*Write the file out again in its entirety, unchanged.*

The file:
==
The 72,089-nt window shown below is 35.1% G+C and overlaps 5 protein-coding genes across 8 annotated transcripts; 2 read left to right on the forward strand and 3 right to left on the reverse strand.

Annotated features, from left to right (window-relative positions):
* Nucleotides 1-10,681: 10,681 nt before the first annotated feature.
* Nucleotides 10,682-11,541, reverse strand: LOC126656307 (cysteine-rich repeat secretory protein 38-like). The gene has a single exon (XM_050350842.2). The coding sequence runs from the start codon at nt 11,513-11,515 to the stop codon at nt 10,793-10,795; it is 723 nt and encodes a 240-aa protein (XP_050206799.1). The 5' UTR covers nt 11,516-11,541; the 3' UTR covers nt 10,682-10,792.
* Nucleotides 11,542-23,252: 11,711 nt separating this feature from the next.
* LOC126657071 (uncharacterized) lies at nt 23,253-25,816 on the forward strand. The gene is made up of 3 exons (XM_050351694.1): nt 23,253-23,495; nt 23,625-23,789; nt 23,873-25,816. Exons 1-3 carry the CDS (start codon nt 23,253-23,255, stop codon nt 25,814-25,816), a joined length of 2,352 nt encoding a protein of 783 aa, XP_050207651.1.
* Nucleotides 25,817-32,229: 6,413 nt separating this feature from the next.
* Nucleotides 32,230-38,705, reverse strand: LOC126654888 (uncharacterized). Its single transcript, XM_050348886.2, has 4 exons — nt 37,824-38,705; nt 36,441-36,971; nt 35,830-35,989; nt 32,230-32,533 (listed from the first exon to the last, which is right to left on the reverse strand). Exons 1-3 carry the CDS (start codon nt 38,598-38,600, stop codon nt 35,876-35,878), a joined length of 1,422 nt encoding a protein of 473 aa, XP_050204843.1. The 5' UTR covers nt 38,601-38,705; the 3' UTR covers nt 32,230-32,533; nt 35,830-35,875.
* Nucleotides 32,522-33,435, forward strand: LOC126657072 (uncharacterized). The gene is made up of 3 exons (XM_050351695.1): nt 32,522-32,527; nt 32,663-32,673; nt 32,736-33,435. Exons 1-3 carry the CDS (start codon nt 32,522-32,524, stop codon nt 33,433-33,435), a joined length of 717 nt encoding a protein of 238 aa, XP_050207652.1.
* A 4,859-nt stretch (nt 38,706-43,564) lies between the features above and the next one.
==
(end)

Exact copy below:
The 72,089-nt window shown below is 35.1% G+C and overlaps 5 protein-coding genes across 8 annotated transcripts; 2 read left to right on the forward strand and 3 right to left on the reverse strand.

Annotated features, from left to right (window-relative positions):
* Nucleotides 1-10,681: 10,681 nt before the first annotated feature.
* Nucleotides 10,682-11,541, reverse strand: LOC126656307 (cysteine-rich repeat secretory protein 38-like). The gene has a single exon (XM_050350842.2). The coding sequence runs from the start codon at nt 11,513-11,515 to the stop codon at nt 10,793-10,795; it is 723 nt and encodes a 240-aa protein (XP_050206799.1). The 5' UTR covers nt 11,516-11,541; the 3' UTR covers nt 10,682-10,792.
* Nucleotides 11,542-23,252: 11,711 nt separating this feature from the next.
* LOC126657071 (uncharacterized) lies at nt 23,253-25,816 on the forward strand. The gene is made up of 3 exons (XM_050351694.1): nt 23,253-23,495; nt 23,625-23,789; nt 23,873-25,816. Exons 1-3 carry the CDS (start codon nt 23,253-23,255, stop codon nt 25,814-25,816), a joined length of 2,352 nt encoding a protein of 783 aa, XP_050207651.1.
* Nucleotides 25,817-32,229: 6,413 nt separating this feature from the next.
* Nucleotides 32,230-38,705, reverse strand: LOC126654888 (uncharacterized). Its single transcript, XM_050348886.2, has 4 exons — nt 37,824-38,705; nt 36,441-36,971; nt 35,830-35,989; nt 32,230-32,533 (listed from the first exon to the last, which is right to left on the reverse strand). Exons 1-3 carry the CDS (start codon nt 38,598-38,600, stop codon nt 35,876-35,878), a joined length of 1,422 nt encoding a protein of 473 aa, XP_050204843.1. The 5' UTR covers nt 38,601-38,705; the 3' UTR covers nt 32,230-32,533; nt 35,830-35,875.
* Nucleotides 32,522-33,435, forward strand: LOC126657072 (uncharacterized). The gene is made up of 3 exons (XM_050351695.1): nt 32,522-32,527; nt 32,663-32,673; nt 32,736-33,435. Exons 1-3 carry the CDS (start codon nt 32,522-32,524, stop codon nt 33,433-33,435), a joined length of 717 nt encoding a protein of 238 aa, XP_050207652.1.
* A 4,859-nt stretch (nt 38,706-43,564) lies between the features above and the next one.